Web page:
In fact, the enduring popularity of radio brought to mind Gregg Popovich, and a leading National Basketball Association franchise.
“I know this is a meeting of the NABA, with support from NAB, but allow me to use an NBA metaphor,” Pai said. “To me, radio is like the professional basketball powerhouse, the San Antonio Spurs. I’m not sure how closely you follow basketball, but for two decades, the Spurs have been the sport’s least flashy yet most consistently successful team. They’re rarely seen as the dominant team in the league, but they are always in contention for a championship. So the talented and headline-grabbing Golden State Warriors might be mobile broadband. The powerful Cleveland Cavaliers might be gigabit fiber. But the steady-as-a-rock Spurs are radio.”
What’s behind radio’s enduring appeal, Pai asks?
One of the best explanations he’s heard comes from an unlikely place: Silicon Valley.
Pai explained that a few years ago, venture capitalist John Doerr suggested that the future of digital media is being defined by the convergence of three forces: social, local, and mobile. “He argued that whoever can harness these three forces would be best positioned to succeed in the digital future,” Pai says. “Now, when you think about social . . . local . . . mobile, that’s radio!”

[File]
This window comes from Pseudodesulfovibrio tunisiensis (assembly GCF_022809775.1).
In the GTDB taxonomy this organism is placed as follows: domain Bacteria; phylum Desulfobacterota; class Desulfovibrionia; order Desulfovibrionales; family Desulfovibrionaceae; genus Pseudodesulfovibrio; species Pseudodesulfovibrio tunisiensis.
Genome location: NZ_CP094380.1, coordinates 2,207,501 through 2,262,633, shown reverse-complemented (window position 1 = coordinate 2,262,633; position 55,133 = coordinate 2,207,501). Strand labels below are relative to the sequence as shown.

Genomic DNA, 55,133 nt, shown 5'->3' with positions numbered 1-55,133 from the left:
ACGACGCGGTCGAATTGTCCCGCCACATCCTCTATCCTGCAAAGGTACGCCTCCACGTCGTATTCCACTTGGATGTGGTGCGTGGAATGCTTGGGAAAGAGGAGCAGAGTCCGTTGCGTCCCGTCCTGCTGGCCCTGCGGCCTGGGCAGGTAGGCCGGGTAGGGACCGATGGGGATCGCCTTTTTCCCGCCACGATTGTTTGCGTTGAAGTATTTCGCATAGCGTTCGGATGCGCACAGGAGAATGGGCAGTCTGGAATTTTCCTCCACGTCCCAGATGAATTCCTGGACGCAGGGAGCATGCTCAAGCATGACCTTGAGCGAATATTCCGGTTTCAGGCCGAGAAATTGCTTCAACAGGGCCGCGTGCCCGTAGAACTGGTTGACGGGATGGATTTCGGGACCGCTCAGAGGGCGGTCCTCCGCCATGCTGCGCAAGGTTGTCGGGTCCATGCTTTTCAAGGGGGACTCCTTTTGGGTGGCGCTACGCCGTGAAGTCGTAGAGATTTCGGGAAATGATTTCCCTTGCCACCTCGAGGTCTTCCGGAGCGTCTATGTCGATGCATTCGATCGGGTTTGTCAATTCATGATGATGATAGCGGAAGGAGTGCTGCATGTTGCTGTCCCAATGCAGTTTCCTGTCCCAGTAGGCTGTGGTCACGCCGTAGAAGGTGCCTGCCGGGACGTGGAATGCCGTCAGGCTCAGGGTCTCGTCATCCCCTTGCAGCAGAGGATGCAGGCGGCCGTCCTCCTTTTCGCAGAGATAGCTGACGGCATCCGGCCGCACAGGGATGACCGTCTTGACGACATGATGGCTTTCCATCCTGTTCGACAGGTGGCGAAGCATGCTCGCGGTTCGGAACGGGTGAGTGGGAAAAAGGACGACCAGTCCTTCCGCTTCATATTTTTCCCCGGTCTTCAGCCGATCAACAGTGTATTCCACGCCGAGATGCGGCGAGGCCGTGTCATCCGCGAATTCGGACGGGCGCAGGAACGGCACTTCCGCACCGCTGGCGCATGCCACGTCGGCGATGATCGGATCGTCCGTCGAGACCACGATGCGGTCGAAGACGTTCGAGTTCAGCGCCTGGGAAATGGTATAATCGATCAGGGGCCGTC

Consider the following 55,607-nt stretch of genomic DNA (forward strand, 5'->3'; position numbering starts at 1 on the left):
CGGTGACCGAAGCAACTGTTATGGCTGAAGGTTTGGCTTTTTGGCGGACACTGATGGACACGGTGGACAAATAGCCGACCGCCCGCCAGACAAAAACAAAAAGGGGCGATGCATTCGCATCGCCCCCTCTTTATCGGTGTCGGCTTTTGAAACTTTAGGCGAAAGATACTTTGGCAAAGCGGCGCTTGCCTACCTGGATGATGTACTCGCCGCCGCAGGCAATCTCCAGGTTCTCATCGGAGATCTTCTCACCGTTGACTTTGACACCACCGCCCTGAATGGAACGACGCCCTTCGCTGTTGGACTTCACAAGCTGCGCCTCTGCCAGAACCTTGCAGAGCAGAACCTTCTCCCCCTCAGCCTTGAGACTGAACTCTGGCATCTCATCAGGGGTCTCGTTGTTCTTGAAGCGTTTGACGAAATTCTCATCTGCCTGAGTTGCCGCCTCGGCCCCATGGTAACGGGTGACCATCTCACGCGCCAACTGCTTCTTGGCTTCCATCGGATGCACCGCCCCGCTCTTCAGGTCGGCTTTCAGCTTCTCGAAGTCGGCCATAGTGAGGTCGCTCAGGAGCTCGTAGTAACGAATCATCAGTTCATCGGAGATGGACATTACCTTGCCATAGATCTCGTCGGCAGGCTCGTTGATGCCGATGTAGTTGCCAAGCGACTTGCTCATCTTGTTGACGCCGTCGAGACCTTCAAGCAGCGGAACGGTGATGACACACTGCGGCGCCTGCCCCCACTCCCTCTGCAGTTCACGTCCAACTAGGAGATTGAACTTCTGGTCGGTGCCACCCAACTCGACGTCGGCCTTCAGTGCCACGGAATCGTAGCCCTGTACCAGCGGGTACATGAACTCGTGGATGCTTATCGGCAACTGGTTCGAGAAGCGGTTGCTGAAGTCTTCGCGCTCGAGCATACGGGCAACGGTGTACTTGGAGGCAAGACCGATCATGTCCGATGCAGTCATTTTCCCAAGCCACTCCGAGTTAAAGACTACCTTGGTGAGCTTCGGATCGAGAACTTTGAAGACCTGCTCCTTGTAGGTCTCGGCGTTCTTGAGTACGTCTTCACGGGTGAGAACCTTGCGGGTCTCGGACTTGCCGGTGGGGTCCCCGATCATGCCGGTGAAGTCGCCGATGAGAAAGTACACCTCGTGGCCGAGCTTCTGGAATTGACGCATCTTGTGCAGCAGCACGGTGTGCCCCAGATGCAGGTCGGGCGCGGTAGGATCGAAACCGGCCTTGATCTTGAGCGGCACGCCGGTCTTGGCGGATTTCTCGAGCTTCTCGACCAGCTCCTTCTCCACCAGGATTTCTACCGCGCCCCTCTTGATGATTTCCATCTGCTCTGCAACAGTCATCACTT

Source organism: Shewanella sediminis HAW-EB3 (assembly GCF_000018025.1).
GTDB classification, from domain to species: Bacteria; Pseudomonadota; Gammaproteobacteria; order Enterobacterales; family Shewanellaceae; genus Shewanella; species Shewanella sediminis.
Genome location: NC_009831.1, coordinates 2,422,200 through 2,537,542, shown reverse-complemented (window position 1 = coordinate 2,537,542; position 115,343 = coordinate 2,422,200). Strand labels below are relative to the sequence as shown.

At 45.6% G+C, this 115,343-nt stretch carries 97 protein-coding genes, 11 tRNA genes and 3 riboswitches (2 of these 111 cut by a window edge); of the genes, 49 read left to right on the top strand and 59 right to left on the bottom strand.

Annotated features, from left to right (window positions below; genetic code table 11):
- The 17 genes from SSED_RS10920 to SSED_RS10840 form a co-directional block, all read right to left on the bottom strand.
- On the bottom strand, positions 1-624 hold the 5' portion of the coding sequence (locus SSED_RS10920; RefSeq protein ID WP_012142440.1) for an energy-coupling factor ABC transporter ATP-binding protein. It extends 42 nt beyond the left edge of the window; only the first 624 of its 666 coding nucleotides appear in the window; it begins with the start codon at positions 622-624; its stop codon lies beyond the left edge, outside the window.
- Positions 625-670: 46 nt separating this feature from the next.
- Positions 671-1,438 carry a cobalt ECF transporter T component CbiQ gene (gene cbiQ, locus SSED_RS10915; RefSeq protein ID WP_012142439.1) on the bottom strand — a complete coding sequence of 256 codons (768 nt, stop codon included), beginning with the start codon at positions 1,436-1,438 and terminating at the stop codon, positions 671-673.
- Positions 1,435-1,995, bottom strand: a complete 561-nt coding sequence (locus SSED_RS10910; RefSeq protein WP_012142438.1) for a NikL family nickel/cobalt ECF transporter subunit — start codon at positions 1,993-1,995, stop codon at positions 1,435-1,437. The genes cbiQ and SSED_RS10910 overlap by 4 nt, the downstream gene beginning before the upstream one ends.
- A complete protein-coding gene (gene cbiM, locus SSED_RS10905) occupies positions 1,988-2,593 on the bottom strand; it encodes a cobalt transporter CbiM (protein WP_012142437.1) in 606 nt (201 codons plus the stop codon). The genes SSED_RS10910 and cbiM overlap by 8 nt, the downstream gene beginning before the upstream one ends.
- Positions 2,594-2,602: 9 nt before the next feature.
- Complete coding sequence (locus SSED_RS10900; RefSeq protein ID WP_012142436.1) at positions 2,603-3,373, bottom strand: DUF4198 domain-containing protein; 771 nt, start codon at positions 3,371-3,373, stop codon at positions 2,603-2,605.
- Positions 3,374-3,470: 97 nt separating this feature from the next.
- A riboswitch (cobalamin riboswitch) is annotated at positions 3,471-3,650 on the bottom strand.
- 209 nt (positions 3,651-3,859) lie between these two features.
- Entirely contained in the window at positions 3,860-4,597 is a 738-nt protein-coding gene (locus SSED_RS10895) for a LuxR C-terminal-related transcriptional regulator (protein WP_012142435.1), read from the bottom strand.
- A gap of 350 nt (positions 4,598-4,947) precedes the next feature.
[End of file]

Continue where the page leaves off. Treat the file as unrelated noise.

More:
Pai quoted iHeartMedia executive Tom Poleman, President of National Programming Group, by calling radio “the original social medium.” He then recalled his firsthand travels to stations as diverse as KZPA-AM 900 in Fort Yukon, Alaska, in a largely wilderness area north of Fairbanks, and to the first commercially licensed radio station in the U.S.: KDKA-AM 1020 in Pittsburgh.